You probably know that The Rich List was published in today’s Sunday Times.
Everyone likes to look at the list. They like to read about people, whose names they recognise, and see what they are really worth and how others, who we may not have heard of, have made their millions. Im sure a lot of professions look at the list and wonder how they can engage these wealthy individals and families in their business. It is no different for the charity sector. I imagine nearly every fundraiser in the UK and Ireland has gone out today to buy the list and is thinking …..how can we get them engaged in our organisation! Its a good question to ask but bear in mind every other fundraiser in the country is asking it! Aside from being a good read it is a useful resource to have and worth having.
The list is going to be online on Tuesday, you can check it out here.
Once again it is great to see they have written about Philanthropy. And while the data in the report relates to financial year ending on April 5, 2008 , it makes for good reading. Here is some of what they had to say:
- the talk in the economy is on providing ‘fiscal stimulus’ those in the list seem to have taken a similar approach to their charitable activities
- the top 100 philanthropists have brought their charitable spend up 8% on 2008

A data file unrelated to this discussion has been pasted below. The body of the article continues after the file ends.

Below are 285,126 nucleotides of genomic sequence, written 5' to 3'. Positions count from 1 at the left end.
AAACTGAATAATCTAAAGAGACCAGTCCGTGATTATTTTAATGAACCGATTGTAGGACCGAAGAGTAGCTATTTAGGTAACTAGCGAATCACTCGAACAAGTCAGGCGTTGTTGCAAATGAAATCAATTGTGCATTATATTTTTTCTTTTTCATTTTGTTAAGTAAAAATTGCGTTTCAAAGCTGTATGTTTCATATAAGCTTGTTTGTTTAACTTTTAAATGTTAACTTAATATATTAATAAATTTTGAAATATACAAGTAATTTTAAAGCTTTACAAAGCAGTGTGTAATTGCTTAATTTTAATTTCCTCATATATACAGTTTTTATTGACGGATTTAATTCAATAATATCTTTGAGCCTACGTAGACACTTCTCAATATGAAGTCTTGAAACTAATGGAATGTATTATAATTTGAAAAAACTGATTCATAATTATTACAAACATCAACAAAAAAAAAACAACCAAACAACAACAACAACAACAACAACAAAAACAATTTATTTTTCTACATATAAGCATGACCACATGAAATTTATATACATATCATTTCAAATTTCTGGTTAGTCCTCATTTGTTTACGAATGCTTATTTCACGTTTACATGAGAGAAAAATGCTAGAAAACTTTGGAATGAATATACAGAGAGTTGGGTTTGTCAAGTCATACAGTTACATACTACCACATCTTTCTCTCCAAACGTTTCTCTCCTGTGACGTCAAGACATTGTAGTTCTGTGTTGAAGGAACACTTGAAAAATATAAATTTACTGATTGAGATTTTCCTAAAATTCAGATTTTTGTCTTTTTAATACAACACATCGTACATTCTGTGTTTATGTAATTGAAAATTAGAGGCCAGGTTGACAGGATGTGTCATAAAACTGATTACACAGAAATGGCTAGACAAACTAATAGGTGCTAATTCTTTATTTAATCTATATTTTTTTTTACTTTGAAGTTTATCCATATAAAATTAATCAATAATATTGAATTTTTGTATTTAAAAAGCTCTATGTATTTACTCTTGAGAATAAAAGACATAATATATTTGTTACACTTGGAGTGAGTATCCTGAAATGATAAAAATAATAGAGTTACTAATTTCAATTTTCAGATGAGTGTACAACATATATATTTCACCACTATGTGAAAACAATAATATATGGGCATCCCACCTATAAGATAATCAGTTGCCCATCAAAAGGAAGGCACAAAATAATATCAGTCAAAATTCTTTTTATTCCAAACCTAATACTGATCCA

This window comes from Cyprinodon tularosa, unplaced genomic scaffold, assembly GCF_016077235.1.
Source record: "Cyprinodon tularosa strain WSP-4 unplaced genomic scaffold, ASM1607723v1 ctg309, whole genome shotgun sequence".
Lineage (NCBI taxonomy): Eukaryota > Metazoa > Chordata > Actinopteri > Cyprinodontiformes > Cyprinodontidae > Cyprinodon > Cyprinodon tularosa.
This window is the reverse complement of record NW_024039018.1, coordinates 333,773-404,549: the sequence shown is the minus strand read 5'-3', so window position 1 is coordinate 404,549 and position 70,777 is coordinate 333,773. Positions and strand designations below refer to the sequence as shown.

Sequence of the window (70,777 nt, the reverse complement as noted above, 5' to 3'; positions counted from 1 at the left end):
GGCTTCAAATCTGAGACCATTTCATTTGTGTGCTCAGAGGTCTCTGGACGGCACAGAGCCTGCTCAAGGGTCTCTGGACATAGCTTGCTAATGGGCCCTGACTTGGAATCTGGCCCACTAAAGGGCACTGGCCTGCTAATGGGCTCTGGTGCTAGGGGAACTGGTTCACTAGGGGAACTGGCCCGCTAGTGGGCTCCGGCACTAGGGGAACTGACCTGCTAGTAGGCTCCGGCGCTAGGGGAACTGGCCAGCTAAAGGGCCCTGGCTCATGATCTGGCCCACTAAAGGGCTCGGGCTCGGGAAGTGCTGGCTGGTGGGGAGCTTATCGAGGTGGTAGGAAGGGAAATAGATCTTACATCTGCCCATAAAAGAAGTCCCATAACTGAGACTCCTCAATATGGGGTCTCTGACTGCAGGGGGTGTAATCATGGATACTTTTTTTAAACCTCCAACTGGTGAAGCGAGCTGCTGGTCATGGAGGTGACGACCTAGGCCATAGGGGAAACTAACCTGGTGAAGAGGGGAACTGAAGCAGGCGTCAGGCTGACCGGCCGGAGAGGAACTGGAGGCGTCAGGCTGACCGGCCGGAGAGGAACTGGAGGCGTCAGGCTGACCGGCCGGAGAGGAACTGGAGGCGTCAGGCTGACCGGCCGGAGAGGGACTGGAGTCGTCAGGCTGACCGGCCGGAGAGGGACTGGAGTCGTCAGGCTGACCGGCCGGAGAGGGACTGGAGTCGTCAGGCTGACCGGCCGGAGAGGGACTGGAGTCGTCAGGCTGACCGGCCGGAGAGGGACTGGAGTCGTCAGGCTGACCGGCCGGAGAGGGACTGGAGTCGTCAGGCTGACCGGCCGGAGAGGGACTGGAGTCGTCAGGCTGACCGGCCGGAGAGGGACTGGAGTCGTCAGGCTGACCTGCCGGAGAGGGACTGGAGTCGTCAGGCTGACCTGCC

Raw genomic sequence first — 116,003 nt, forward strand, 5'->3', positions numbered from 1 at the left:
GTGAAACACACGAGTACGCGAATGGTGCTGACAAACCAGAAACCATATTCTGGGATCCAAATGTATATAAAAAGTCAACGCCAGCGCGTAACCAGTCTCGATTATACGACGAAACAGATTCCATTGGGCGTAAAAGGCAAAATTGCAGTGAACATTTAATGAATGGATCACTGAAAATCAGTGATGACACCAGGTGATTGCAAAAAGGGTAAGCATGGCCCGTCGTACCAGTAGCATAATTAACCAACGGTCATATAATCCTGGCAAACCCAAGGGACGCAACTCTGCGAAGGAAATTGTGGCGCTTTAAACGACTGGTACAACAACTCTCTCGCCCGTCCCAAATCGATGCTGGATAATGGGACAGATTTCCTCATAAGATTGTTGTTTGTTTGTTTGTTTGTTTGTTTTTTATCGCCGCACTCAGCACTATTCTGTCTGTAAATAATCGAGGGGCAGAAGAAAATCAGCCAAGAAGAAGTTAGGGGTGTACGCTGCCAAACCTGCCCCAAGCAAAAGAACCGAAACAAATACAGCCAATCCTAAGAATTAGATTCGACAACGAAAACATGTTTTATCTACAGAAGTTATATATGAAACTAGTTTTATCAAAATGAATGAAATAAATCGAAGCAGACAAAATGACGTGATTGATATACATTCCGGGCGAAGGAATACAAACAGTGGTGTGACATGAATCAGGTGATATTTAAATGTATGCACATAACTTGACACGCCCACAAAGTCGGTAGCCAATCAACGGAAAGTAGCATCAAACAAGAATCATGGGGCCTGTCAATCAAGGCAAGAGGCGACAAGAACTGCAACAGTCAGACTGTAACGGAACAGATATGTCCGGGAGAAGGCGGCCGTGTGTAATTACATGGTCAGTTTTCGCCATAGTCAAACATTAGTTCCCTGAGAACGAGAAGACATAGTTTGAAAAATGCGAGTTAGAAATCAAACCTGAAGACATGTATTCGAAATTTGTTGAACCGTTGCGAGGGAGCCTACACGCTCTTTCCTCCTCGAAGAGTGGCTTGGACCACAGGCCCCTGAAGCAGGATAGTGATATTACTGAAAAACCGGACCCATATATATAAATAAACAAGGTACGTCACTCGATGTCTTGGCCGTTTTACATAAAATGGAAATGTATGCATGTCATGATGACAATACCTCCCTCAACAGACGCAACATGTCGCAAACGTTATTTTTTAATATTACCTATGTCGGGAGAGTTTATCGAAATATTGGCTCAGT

- The top 30 givers have donated at least 4.5% of their wealth
- Dr. John Low of CAF says “Poeple value charity more in a severe downturn”
- Low also remarks that while income may fall in some areas but “mechanisms such as trust funds will keep the flow of cash going”
- Mark Evans, head of Philanthropy at Coutts & Co. makes an important point, he says “I have been bullish about the state of philanthropy through the recession. People might be worth less now than before, but they still want to give”
- Karin Jestin of Lombard Odier believes there will be a shift in focus away from the arts and culture and more towards causes that address human and social needs
My favourite quote in the whole article comes from Dr. John Low of CAF. I couldnt agree more with him so I am going to end with it:
“It is important that charities do not talk themselves into recession”
Original reporting from Sunday Times by Alastair McCall